As an Amazon Associate I earn from qualifying purchases
6 years ago, (Monday, February 18th, 2013 to be exact) I clicked on the “Publish…” button for the very first time here at The Mountain Kitchen. I hardly even knew what a blog was or how to run one, but it was the start.
A month prior I quit smoking after 22 years. For a solid month, I battled a terrible case of smoker’s flu. I physically ached and had chills all over my body. All those toxins from smoking were leaving my body at a very slow pace. My doctor told me I needed to focus my energy on something to take my mind off of smoking. Actually, I wished someone would have whopped me upside the head to give me amnesia, so I know how bad I wanted a cigarette.
I wanted to take my doctor’s advice into consideration, but what was I going to do?
I was always bugging people on Facebook by taking pictures of the dishes I had made. People on Facebook could have cared less about what I made for supper. Around that same time, a friend of mine commented on one of my Facebook posts that I needed to start a blog. I had no clue what a food blog was, how to operate a camera nor did I understand the endless depths of the food blogging industry. All I knew was that it was the perfect way to document my recipes and a way to share them with others.
David and I had just started Meatless Monday. The night of my first blog post I had made Spinach Feta Pizza at home for the first time. I was so excited about how the pizza turned out and I wanted to share it. It was a struggle, but I figured out WordPress enough to publish my very first blog post. It was a hideous post! We are talking green tinted photos and Greek dressing that looked like barf. But you know what? It was the start of great things to come.
I’ve always been left brained dominated with creativity and artistic ability. I fell into graphic arts in college and decided to make it my profession. For much of my career, I worked in prepress production. I can typeset, create page layouts, color correct photos and do all the necessary work on a publication before it is actually printed, cut, trimmed, folded and sometimes stitched. Or in my previous job, printed on fabric, or larger-than-life tiled boards for display at trade shows.
Over the last 10 years, I have watched the printing profession become a dying art. It’s not as classy as it once was nor do people take the pride in it that they once had. I feel like skilled professionals in the print production world are a dying breed. Please correct me if I am wrong! I want to be wrong! It has always amazed me how a dirty process of producing print turns into a beautiful piece of art in the end. Printing is a beautiful art form.
I have been doing a lot of reflecting lately and I compared my day to day duties with my best friend. She’s a school teacher and her calling was to reach children, mold them and shape their minds so that they can learn new things that will help them in their life moving forward. Something she can really be proud of. In comparison, at the end of the day, all I had helped to produce were graphics or printed images and words on things. Although printed media helps people communicate ideas, it has never really given me a sense of purpose.
It’s taken me six years to understand that blogging is my calling, my purpose. I enjoy helping people figure out what they are going to make for dinner for their family. It fascinates me that people from all the way on the other side of the world can visit our kitchen. Even if they don’t like a particular recipe I posted, my hope is that I can at least bring a smile to their face and give them a little something positive in their life for a moment.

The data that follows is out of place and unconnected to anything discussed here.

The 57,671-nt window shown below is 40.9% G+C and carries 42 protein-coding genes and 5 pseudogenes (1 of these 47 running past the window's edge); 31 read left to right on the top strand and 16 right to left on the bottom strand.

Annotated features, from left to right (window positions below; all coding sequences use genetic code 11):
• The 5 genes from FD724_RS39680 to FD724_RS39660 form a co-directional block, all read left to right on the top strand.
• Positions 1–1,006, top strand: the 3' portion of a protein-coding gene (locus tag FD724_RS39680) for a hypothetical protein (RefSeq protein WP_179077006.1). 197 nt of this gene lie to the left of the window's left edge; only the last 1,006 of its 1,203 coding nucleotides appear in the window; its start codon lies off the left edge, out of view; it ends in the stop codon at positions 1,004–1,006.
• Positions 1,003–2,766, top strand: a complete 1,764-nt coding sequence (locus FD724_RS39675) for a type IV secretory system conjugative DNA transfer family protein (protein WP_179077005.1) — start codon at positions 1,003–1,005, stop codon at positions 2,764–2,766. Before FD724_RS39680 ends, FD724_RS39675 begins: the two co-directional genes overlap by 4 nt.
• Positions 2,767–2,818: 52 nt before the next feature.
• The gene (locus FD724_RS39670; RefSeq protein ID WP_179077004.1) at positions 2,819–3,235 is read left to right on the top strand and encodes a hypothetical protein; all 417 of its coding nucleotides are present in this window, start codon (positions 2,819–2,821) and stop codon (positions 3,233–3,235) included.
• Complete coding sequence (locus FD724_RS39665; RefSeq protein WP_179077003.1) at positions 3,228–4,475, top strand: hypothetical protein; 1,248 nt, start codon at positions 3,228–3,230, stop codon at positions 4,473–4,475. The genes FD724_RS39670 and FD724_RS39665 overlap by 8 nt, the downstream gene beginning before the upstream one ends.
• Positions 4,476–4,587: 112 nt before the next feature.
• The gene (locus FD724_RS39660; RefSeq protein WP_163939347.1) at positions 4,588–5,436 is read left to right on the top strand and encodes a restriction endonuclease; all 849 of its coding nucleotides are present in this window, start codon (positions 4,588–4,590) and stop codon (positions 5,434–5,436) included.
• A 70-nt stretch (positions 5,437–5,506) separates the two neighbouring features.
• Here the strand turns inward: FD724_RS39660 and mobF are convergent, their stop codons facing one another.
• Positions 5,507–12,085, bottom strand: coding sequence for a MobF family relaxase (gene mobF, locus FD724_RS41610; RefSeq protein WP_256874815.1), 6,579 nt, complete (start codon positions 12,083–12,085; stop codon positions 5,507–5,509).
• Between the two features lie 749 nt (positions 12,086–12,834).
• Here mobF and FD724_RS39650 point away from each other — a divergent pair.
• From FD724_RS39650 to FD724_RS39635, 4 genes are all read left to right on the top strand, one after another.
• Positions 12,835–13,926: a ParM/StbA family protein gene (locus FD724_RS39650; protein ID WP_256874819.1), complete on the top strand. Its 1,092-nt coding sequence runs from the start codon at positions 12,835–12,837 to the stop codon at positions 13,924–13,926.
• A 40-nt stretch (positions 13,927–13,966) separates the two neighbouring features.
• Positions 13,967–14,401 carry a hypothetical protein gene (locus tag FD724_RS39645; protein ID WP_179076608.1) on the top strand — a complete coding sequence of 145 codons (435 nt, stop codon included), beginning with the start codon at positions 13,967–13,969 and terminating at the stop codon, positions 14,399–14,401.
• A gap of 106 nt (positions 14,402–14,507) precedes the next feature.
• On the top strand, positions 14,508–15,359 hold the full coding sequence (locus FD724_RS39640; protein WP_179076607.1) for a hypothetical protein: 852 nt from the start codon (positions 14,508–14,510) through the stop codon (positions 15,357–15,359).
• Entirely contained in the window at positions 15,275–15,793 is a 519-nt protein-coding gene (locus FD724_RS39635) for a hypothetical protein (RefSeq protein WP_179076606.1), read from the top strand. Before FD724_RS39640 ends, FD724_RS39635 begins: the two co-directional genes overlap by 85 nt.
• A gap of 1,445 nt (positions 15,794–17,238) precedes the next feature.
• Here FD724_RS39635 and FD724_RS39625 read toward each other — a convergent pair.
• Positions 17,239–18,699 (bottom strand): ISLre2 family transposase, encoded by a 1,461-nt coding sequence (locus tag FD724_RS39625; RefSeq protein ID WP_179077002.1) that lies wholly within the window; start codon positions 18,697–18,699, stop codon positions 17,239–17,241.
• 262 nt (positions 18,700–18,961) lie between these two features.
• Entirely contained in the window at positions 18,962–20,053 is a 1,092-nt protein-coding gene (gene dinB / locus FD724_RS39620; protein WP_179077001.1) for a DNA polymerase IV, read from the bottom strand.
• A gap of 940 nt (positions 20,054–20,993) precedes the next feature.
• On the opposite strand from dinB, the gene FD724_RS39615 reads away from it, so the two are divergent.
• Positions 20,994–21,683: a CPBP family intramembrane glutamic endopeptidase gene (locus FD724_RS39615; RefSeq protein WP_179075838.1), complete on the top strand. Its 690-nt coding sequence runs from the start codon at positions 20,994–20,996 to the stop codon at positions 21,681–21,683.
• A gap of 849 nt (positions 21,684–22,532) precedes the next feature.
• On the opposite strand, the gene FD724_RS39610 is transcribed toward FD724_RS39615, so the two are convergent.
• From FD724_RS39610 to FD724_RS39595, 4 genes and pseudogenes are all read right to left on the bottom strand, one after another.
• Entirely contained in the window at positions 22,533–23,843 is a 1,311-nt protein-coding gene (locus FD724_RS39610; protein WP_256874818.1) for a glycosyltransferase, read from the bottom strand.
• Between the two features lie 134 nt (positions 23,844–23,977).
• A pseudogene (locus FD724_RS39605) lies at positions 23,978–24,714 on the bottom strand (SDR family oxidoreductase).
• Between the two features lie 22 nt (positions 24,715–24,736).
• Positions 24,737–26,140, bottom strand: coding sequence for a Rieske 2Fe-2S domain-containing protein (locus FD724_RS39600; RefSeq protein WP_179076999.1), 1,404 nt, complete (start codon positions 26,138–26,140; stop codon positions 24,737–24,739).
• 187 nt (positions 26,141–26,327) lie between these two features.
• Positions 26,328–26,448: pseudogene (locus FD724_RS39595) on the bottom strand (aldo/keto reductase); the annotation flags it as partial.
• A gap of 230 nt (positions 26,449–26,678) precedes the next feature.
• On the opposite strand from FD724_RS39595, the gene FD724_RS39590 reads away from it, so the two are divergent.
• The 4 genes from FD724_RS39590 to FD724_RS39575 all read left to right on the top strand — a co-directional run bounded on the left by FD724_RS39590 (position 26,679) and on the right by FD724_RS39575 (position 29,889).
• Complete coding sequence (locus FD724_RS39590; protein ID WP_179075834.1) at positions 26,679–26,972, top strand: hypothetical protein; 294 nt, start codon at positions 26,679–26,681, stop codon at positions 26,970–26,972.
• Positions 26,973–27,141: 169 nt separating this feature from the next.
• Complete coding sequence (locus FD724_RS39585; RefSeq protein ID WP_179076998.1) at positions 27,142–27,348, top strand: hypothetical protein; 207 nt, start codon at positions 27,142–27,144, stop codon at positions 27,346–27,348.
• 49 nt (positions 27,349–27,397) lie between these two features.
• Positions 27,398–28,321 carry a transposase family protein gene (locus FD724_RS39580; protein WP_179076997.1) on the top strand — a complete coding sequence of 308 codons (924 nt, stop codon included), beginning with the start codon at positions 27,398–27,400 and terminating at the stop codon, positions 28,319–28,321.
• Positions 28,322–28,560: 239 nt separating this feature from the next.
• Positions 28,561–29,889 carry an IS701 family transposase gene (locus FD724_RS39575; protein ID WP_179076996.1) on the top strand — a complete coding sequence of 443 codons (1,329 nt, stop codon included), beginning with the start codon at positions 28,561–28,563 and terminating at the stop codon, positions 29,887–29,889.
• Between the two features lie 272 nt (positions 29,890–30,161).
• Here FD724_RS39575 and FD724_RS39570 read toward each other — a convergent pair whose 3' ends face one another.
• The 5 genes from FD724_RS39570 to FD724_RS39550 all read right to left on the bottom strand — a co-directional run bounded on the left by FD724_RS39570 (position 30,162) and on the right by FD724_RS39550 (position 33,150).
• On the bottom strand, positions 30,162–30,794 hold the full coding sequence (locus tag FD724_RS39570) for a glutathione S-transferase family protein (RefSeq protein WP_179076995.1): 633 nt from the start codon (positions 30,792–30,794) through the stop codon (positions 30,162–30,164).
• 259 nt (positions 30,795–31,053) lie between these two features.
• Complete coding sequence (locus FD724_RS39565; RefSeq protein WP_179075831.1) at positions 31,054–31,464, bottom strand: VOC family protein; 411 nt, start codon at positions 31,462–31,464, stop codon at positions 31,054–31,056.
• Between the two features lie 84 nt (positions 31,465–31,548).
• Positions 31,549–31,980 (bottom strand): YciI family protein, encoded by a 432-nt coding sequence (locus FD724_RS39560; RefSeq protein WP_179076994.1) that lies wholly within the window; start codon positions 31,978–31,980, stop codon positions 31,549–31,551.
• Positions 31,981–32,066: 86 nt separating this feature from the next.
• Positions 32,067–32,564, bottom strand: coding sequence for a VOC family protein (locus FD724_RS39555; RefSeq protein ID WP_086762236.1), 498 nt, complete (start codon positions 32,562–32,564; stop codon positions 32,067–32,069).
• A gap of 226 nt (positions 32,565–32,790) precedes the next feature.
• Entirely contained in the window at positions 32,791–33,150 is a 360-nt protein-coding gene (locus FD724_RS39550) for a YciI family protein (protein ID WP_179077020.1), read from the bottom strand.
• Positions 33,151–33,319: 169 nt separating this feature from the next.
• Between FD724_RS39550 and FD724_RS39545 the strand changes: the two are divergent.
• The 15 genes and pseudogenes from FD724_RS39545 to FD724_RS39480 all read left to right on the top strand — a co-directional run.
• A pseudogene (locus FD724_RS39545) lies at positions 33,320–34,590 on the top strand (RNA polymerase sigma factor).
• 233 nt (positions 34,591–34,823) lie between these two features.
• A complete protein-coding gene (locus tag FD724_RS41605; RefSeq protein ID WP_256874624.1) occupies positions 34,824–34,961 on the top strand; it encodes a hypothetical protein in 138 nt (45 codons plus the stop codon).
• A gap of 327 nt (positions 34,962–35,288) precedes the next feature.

Like graphic arts in college, I fell into this blogging gig oblivious to really knowing the opportunities that food blogging would unfold. Since day one, I immediately started making friends with people all over the world. Some of my best-good-friends are people I have never even met. That’s what I love most about blogging, the friends I have made along the way. Friendship is priceless. If I gain nothing else at least I have made life long friends along the way. For that I am grateful.
I recently did a reader’s survey with our subscribers. There seemed to be a common thread from the responses. Many said they loved how “down to earth” I am. I take that as the best compliment ever. Pardon my language, but no matter how hard you try, you cannot sugar coat shit, so why bother? I like honesty. As a blogger, I want to be honest with my readers. I’m not going to put sprinkles on top of a cupcake that tastes like a sponge. I don’t operate that way. Who lies to their friends anyway? Not me!
I really enjoy blogging. My hope is to keep doing this as long as somebody wants to hear what I have to say. My biggest regret is not realizing my purpose sooner. Perhaps if I had known then what I know now I could be blogging full time. Until that happens, I will continue to enjoy interacting with you and doing my best to provide you with good, wholesome recipes.
As always, Our wish for you is that you get a good laugh, learn something new and find something good to eat while you are here. Then take it and share it with the ones you love.
My posts are kind of quirky sometimes and my photos are far from perfect, but I have come a really long way. To all of you who keep coming back to TheMountainKitchen.com to see what David and I are doing up on this beautiful mountain overlooking Front Royal, Virginia: THANK YOU!
Thank you all for your support and above all, thanks for giving me a purpose.